Nov. 7 (Bloomberg) -- Steven A. Cohen’s SAC Capital Advisors LP won partial approval of its $1.8 billion settlement with the U.S. as a federal judge signed off on an agreement to resolve a civil money-laundering case against the hedge fund.
U.S. District Judge Richard Sullivan yesterday approved the agreement after quoting an appeals court’s instruction that a court’s authority to review such civil settlements with the government is “minimal, at best.” Sullivan approved the settlement in a 15-minute hearing in Manhattan federal court after questioning whether his acceptance is necessary.
SAC, which was indicted earlier this year, was accused of reaping hundreds of millions of dollars in illegal profit through insider trades by employees dating to 1999. Cohen, 57, wasn’t charged. He still faces an administrative action filed by the Securities and Exchange Commission alleging he failed to supervise his hedge fund’s activities.
Tomorrow, U.S. District Judge Laura Taylor Swain will consider whether to approve SAC’s guilty plea to securities-fraud and wire-fraud charges. SAC agreed Nov. 4 to plead guilty and pay $900 million in civil forfeiture and a $900 million criminal fine. The agreement credits SAC’s earlier $616 million settlement with the SEC against the forfeiture amount, reducing to $284 million the amount still to be paid.
SAC also agreed to end its role as an investment advisory.
“Whether I think $1.8 billion or $900 million or $284 million is a sufficient number is not really relevant today,” Sullivan said at the hearing.
Sullivan, in questioning the extent of his authority over the parties’ settlement, referred to a March order from a New York-based federal appeals court in an SEC case against Citigroup Inc.
In the Citigroup case, U.S. District Judge Jed Rakoff in 2011 rejected a $285 million resolution of SEC claims the bank misled investors in a $1 billion financial product backed by risky mortgages. The U.S. Court of Appeals in New York blocked the case from going forward while it considered the parties’ appeal.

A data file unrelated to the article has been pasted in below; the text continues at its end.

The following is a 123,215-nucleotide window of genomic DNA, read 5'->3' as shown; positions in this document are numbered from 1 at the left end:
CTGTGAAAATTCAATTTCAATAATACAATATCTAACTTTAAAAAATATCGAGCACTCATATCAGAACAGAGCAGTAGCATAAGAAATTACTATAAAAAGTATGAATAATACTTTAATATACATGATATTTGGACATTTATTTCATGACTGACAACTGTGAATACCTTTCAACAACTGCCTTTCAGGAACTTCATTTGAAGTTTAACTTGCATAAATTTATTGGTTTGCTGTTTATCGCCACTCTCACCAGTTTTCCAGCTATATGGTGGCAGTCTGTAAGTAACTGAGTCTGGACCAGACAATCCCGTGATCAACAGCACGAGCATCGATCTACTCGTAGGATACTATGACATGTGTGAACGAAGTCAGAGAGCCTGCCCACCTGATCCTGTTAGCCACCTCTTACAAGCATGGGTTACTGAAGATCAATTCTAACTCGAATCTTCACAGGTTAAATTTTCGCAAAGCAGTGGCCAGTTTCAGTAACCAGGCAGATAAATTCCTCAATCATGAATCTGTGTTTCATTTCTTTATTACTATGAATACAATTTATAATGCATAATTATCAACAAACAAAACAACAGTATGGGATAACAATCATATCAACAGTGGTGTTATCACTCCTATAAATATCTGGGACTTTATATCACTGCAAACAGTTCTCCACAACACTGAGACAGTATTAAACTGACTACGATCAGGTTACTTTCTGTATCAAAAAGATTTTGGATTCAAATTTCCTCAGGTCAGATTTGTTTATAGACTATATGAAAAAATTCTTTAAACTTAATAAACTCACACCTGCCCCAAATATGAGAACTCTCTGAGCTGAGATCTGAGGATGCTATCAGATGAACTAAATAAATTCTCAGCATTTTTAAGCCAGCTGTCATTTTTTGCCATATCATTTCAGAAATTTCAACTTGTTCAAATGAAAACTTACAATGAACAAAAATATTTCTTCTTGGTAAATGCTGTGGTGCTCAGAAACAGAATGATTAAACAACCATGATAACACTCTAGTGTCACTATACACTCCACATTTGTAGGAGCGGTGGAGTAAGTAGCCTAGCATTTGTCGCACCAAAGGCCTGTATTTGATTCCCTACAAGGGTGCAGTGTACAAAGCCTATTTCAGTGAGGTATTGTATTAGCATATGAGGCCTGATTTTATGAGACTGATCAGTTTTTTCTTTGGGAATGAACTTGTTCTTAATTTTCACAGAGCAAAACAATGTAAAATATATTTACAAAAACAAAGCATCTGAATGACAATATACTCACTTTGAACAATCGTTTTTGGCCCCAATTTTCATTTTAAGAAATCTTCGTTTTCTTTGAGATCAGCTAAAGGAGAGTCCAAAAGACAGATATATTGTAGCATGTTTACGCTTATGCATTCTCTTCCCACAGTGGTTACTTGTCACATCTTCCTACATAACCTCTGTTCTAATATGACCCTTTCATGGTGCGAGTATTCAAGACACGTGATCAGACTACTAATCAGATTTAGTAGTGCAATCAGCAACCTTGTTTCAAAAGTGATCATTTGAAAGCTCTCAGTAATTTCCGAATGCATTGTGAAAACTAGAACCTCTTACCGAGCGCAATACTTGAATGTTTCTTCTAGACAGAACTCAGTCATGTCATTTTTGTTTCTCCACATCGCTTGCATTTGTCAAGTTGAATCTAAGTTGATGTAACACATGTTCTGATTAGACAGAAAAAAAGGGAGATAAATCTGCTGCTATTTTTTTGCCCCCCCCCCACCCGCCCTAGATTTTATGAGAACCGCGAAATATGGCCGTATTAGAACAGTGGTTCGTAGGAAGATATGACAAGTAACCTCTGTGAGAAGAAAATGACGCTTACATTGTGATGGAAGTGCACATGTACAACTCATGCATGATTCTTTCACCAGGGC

“While we are not certain we would go so far as to hold that under no circumstances may courts review an agency decision to settle, the scope of a court’s authority to second-guess an agency’s discretionary and policy-based decision to settle is at best minimal,” the court said in its March ruling. The court is still considering the appeal.
SAC’s agreement with the government doesn’t prevent prosecutors from bringing criminal charges against individuals at SAC. Prosecutors claim Cohen, who isn’t charged, encouraged SAC employees to get information from company insiders while ignoring indications that it was illegal.
The criminal case is U.S. v. SAC Capital Advisors LP, 13-CR-00541, U.S. District Court, Southern District of New York (Manhattan). The civil case is U.S. v. SAC Capital Advisors LP, 1:13-cv-5182, U.S. District Court, Southern District of New York (Manhattan).
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